Does Your Website Work on Touch Screen Tablets?

Touch Screens Require Some Special Considerations

iPad - Courtesy of Apple
iPad - Image Courtesy of Apple. Courtesy of Apple

When I first started writing about building web pages for mobile back in 2001, a lot of people scoffed feeling that mobile devices were ultimately too difficult to do a lot of browsing on the web. But with the popularity of the iPad and all the new Android tablets coming to market, that is changing. More people bought new tablet devices than new computers in 2011. Creating web pages for small-screen and mobile devices is getting more and more important.

But Tablets Can View Full-Size Web Pages

You may be saying to yourself that you go to web pages all the time on your iPad and you don’t like it when they create a specific mobile version that you have to use instead of the full site. After all the iPad and Android tablets can view standard web pages without a problem, there is no need to create a mobile version for them. Or is there?

While the iPad and Android tablets handle full-sized websites with ease, there is one interface aspect that is different: touch screens.

Touch screens may not seem all that different from clicking with a mouse, but there are a lot of things that you just can’t do with a touch screen, or you can’t do easily. And with the growth in the touch screen tablet market growing, if your website doesn’t keep up, it will be left behind.

Basic Touch Screen Design Rules

When you are designing for a touch screen you have to think about how it is being used.

There are things like gestures, taps, and multi-touch that you should consider.

  • Tapping is not accurate — Unless the customer has the fingers of a toddler, even with the very accurate software controls, it can be hard to tap and be precise.
  • Gestures are different from taps — In order to scroll a long page on a touch screen, the user swipes one finger up the browser window. This may not seem significant until you realize that browsing with a mouse, you move the mouse down.
  • Two (and more) finger taps — A user can use multiple finger taps on the device at the same time to control it.
  • High glare devices — The screens of most touch screen tablets are made out of a sturdy glass. This means that they can be very hard to read, with a lot of glare, in bright light situations. Plus, with all the touching, they get finger prints and smudges on the screen that can affect how your pages look.
  • On screen keyboard — While some users have a wireless keyboard they connect to their tablets, most tablet users use the on-screen keyboard for data entry. And these can result in some hilarious typos (if you ever see the word “TE” where it should say “the” in my text, you know I was typing on my iPad), as well as being difficult to use.

Because of these features of the device, web designers need to remember some basic design rules for touch screen users:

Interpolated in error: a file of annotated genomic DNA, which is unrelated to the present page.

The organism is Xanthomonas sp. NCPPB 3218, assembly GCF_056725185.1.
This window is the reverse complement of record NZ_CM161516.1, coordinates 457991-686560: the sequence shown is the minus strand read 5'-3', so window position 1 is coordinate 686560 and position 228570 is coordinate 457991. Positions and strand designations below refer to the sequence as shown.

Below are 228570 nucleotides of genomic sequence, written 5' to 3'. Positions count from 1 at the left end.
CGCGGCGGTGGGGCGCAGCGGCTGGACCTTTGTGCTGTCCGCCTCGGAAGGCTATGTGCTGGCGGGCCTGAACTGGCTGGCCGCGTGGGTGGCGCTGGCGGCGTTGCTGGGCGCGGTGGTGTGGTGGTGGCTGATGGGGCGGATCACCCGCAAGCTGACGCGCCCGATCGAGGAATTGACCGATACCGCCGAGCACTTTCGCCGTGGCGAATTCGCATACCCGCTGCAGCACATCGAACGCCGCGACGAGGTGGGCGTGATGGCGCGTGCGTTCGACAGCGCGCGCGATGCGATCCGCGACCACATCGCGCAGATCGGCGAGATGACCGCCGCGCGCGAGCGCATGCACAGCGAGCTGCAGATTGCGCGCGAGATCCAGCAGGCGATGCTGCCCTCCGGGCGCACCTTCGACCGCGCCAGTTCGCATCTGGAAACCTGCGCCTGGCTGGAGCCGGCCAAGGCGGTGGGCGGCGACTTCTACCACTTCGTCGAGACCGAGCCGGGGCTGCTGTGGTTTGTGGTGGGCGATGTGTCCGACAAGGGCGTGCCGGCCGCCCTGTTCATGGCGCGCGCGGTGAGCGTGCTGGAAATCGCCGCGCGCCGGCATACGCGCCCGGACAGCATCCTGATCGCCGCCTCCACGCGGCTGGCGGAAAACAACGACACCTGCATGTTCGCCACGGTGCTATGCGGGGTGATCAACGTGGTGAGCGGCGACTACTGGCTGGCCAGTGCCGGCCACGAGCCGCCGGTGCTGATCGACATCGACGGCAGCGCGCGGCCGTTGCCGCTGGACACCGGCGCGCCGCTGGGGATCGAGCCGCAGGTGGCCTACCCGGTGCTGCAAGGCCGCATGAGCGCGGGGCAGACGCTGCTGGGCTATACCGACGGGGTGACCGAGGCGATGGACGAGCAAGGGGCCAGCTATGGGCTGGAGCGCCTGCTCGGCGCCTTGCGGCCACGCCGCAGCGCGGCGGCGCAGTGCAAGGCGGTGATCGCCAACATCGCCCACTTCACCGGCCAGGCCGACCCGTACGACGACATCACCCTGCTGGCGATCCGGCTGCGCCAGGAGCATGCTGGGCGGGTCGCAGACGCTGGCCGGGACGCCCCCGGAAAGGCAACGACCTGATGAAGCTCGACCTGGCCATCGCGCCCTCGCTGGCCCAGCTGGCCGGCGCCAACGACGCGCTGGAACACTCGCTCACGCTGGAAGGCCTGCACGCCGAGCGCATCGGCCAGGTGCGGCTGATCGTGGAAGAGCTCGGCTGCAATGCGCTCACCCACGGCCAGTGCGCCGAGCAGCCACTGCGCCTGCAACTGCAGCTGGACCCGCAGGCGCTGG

• Don’t place clickable items too close together — There is no hard and fast rule defining how close is too close, but lists of links, especially in a small font size can be very difficult to navigate by clicking (tapping) with a fat finger. It can be annoying to have to zoom in just to try and click a link. This is true for both buttons as well as links.
  • Hierarchies can be hard to keep open — One popular form of dynamic menu uses JavaScript to open a sub-menu when the user clicks and then hovers the mouse over the sub-menu. These states can be very difficult or impossible to use on touch screens because they either don’t stay open or won’t close.
  • Move links and clickable areas away from the right edge of the window — Most people are right handed, and tend to scroll on that side of the screen. Since scrolling is done with a gesture, sometimes it is possible to start the swipe on a link by mistake. Users can get annoyed if they wanted to scroll on the page and instead ended up accidentally tapping a link. By moving your links away from the right side, you can help them avoid this.
  • There is no mouse — And this means that there is no mouse pointer. You should not rely on the mouse pointer changing to help indicate that something is clickable.
  • Hover states don’t exist — As a corollary to the above, since there is no mouse, there is nothing to hover with. A link is either clicked (tapped) or not on a touch screen device. This means you can’t rely on hover states such as color changes, tool tips, or status bar changes.
  • Black backgrounds enhance the glare — A site with a black background can be very hard to read on a touch screen device because of the glare. Black makes the fingerprints on the devices show up more clearly, blurring the screen. And the black can turn the screen into a mirror reflecting back the users face often more than the text on the screen.
  • Long blocks of text in forms are hard to write — While it is possible to write entire novels on an iPad or Android tablet, most people don’t like using the on-screen keyboard for long stretches of text. The more your design can make data entry as short and easy as possible, the better.

The most important aspect of designing with touch screens in mind is to test your pages on a touch screen device. While there are lots of iPad and Android emulators available, they still don’t provide the sense of a touch screen. You can’t tell that links are too close, buttons too small, or the glare makes the page too hard to read unless you get out a tablet and try them out.